|V. Where any person holds lands or tenements for a term of years, or hath any rent, common, office, fee, or other profit apprender of any estate of freehold, or for years or otherwise, out of such land or tenements, which shall not be found in such office or inquisition, such person shall hold and enjoy his lease, interest, rent, common, office, fee, and profit apprender, in manner as if no such office or inquisition had been found, or as if such lease, interest, rent, common, office, or profit apprender had been found in such inquisition. Also, if one person or more be found heir by office or inquisition in one county, and another person be found heir to the same person in another county, or if any person be untruly found lunatic, ideot, or dead, or where it shall be untruly found that any person attainted of treason or felony, is seized of any lands, tenements, or hereditaments, at the time of such treason or felony committed, or at any time after, whereunto any other person hath any just title or interest of any estate of freehold, the person grieved by such office or inquisition may have his travers or monstrans de droit to the same, without being driven to any petition of right, and proceed to trial therein, and have like remedy and restitution upon his title, found or judged for him therein, as in other cases of traverse upon untrue inquisition found.|| Saving rights of others.|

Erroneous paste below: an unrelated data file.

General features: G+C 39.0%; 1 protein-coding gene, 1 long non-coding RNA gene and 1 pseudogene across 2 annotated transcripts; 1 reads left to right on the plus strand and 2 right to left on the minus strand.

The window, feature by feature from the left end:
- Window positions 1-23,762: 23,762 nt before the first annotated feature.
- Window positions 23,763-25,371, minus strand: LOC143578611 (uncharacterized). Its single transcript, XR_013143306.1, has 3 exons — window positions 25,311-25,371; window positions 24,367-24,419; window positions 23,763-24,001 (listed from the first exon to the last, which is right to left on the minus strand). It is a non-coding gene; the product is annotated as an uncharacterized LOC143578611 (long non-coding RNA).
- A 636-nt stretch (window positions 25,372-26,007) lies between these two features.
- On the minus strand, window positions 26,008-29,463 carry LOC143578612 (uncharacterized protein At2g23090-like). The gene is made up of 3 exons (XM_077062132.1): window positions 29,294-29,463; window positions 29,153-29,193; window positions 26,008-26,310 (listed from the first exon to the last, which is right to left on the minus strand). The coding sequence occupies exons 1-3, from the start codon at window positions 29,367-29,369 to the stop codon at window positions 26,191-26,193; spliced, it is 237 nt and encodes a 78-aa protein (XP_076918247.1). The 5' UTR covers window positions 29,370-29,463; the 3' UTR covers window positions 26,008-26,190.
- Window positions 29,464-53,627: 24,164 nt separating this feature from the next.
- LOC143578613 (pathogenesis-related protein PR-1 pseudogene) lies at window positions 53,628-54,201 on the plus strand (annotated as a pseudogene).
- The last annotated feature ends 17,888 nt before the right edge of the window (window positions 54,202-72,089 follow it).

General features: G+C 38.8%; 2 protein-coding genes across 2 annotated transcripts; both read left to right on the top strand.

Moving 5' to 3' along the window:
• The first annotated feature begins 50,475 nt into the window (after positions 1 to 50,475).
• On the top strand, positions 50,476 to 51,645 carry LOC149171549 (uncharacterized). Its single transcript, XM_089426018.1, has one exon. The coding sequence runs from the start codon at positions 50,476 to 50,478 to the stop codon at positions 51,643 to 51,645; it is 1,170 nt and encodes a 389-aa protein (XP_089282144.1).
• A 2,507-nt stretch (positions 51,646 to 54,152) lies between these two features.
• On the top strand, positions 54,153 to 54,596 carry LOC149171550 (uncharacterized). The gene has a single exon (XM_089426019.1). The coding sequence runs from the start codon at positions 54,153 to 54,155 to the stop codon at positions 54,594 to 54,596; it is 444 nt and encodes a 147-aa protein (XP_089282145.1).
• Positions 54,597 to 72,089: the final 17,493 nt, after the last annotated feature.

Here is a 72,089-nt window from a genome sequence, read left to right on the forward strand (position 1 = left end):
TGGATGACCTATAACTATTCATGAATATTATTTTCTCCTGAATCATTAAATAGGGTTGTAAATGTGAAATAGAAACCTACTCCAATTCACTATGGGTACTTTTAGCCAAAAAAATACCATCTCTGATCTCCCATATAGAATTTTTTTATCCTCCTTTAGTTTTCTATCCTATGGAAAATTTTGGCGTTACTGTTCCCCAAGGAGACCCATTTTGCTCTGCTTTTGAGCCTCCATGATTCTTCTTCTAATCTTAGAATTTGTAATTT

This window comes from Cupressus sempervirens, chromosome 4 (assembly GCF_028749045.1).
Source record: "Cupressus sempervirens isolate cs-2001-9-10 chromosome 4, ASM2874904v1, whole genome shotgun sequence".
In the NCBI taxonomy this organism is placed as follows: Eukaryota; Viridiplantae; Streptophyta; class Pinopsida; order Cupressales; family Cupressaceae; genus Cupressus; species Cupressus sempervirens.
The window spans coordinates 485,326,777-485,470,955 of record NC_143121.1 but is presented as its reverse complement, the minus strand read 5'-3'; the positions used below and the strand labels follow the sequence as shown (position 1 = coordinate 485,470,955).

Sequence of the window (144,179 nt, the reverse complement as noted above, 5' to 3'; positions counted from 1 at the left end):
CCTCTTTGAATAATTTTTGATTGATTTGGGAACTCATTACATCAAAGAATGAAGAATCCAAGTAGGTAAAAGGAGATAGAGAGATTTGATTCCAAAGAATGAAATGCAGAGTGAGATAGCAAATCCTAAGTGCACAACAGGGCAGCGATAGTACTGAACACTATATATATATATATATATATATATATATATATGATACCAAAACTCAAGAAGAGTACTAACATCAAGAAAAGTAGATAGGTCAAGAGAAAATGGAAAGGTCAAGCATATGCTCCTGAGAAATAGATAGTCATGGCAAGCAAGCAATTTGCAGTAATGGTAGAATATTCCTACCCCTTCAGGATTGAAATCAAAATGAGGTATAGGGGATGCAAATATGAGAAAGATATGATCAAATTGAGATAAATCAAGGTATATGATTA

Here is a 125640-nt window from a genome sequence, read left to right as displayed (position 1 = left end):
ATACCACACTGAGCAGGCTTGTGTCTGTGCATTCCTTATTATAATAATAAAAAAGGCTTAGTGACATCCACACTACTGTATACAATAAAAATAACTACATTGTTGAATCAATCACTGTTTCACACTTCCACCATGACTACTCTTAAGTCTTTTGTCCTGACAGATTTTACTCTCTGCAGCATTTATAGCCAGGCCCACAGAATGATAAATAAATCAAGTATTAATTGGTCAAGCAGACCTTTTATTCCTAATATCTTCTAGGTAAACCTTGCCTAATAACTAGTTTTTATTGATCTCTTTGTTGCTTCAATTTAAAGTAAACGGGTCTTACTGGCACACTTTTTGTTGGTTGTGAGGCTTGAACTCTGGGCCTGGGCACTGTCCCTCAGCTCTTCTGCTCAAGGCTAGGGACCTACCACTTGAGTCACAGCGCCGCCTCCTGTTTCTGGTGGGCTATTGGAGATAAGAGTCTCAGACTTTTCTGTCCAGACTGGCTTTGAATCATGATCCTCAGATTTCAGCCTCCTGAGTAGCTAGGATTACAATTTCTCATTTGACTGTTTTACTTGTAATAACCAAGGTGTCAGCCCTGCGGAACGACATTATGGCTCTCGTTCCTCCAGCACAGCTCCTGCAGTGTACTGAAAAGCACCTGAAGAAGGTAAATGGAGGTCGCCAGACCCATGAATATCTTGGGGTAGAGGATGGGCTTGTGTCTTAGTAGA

Inquests, untruly found remedy.
|VI. This act shall commence and be in force from and after the first day of January, one thousand seven hundred and eighty-seven.||Commencement of act.|
| CHAP. LXIV.
An act to prevent frauds and perjuries.
|From Rev. Bills of 1779, ch. XXV.|
|I. BE it enacted by the General Assembly, That no action shall be brought whereby to charge any executor or administrator upon any special promise to answer any debt or damages out of his own estate, or||Certain contracts not binding uuless in writing.|